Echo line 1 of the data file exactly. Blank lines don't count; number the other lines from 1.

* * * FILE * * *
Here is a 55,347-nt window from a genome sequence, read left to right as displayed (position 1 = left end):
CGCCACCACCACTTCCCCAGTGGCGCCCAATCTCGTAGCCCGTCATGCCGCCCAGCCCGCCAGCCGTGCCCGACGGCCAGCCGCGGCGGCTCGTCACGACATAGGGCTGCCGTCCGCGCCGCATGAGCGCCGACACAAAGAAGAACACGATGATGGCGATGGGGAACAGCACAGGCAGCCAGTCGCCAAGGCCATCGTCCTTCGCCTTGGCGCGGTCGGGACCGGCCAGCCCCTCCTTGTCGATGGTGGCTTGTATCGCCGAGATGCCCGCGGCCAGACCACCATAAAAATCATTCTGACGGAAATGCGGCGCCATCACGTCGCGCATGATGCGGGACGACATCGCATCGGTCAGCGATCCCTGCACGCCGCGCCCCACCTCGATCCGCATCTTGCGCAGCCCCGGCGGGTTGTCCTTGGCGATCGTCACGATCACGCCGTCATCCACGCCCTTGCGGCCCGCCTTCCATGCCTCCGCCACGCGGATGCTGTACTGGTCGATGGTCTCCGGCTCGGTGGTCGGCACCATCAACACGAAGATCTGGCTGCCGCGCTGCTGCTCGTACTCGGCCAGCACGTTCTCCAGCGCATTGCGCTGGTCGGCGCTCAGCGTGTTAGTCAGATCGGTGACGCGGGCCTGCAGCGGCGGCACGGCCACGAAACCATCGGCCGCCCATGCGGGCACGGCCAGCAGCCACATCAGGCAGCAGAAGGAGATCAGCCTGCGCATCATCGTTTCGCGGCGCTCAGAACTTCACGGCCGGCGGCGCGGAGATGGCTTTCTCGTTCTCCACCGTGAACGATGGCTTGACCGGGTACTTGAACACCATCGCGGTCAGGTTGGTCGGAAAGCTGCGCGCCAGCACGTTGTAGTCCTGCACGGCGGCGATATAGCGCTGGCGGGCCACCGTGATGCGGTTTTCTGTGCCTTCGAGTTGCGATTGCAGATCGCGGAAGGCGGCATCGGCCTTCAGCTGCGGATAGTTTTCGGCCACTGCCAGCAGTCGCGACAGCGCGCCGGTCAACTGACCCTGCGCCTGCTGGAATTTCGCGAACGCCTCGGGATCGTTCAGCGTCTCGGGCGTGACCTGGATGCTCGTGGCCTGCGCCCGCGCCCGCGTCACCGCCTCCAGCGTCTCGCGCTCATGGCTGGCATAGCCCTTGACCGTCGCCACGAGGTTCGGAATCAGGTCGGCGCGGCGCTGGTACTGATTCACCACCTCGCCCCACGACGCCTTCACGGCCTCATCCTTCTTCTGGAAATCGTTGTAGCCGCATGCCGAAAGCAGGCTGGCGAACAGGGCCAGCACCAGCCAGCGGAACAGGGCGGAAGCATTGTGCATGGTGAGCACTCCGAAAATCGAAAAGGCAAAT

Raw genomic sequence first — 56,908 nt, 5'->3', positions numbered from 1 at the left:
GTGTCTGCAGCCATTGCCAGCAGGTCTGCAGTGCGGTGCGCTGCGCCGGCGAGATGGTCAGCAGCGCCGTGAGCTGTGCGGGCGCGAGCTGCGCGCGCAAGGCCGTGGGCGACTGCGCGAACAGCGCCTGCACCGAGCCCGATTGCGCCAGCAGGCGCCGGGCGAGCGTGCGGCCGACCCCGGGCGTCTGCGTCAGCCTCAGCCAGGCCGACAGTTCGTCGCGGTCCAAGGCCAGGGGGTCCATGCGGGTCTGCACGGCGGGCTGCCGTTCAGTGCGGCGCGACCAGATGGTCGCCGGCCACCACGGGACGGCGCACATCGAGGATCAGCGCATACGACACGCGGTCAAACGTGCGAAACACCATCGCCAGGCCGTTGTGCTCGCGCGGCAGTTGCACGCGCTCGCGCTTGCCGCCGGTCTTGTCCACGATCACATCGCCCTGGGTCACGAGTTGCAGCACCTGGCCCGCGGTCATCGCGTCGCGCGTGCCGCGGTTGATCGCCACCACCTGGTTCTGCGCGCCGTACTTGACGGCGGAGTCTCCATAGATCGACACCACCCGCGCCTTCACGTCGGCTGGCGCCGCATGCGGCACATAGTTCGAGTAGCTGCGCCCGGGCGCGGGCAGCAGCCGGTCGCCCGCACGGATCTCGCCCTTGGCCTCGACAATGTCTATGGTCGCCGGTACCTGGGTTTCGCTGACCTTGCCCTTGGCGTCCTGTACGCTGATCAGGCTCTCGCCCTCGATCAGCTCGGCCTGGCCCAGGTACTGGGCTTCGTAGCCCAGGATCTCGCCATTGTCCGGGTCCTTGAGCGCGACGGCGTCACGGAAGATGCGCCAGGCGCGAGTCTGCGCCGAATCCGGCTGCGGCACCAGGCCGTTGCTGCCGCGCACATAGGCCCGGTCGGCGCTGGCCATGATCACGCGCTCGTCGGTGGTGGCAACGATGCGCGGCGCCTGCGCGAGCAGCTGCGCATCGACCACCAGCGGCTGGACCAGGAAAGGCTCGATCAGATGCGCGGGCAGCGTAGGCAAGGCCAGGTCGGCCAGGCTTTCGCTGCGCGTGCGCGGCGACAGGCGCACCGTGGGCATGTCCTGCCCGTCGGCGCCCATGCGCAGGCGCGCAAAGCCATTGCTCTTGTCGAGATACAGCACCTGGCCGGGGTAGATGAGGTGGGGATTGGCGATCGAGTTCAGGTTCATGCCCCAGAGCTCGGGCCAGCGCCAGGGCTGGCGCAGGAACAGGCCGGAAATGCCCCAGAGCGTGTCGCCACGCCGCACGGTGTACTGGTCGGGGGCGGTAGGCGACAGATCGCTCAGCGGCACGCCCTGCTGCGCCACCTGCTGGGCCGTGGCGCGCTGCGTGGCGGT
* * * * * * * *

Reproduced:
Here is a 55,347-nt window from a genome sequence, read left to right as displayed (position 1 = left end):